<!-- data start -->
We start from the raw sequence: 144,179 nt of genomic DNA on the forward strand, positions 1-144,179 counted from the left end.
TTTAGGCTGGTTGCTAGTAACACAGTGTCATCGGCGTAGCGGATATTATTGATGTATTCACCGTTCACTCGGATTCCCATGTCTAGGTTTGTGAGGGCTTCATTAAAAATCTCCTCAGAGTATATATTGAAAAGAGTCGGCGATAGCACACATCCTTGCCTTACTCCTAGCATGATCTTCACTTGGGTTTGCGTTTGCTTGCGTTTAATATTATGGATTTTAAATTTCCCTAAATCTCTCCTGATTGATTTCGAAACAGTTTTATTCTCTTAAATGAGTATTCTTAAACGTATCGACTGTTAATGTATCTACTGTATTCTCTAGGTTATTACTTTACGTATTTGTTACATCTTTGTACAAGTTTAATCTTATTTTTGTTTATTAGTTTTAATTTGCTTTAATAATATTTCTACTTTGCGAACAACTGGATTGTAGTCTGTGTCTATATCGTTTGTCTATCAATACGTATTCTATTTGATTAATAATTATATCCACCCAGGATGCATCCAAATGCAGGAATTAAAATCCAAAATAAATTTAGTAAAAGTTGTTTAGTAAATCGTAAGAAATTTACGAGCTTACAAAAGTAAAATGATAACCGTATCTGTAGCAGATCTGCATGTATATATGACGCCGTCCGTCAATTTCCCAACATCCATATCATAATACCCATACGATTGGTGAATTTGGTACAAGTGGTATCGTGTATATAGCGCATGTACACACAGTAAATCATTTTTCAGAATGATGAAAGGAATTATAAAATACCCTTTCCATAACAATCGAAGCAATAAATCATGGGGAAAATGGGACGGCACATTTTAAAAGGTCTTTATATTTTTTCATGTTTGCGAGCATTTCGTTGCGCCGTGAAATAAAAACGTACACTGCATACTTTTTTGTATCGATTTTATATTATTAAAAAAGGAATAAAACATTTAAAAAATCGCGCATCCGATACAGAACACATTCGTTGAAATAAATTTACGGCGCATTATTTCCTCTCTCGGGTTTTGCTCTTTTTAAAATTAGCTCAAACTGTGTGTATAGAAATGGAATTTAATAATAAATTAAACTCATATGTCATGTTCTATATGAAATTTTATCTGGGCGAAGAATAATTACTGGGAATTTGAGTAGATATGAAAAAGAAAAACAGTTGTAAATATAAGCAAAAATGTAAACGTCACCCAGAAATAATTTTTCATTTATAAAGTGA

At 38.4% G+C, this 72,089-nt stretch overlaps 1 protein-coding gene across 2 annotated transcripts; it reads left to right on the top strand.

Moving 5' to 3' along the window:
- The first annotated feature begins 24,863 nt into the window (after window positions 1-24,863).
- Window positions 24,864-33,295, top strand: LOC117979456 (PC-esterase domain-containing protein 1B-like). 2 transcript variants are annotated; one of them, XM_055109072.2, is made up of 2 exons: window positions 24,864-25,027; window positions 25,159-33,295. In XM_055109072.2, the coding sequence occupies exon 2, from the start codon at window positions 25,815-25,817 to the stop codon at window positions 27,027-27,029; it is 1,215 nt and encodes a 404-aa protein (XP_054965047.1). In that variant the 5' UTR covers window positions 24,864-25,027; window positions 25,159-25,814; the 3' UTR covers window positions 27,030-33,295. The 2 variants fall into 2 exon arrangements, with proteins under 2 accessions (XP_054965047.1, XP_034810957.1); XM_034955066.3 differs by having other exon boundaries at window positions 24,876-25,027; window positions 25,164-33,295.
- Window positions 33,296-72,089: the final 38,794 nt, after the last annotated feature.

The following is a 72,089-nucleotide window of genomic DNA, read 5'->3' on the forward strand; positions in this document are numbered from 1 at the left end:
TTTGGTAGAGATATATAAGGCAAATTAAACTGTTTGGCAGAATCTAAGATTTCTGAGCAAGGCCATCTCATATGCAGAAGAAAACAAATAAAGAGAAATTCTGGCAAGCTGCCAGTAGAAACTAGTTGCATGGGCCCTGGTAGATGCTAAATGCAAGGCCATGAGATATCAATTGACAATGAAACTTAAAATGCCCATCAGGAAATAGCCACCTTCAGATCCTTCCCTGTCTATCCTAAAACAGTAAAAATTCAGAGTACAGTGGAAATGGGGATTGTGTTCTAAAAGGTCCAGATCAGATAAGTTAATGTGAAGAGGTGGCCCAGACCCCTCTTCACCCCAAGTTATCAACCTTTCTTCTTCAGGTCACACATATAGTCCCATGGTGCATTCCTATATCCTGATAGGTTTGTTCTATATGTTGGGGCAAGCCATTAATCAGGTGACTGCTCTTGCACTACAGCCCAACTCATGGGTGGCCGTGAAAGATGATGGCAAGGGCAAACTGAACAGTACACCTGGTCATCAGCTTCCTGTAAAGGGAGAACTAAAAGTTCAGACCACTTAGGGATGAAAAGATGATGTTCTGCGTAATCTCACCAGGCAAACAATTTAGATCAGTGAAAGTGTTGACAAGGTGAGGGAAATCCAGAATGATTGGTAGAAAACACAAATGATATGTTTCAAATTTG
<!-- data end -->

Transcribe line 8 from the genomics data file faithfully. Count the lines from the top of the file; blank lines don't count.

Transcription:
The following is a 72,089-nucleotide window of genomic DNA, read 5'->3' on the forward strand; positions in this document are numbered from 1 at the left end: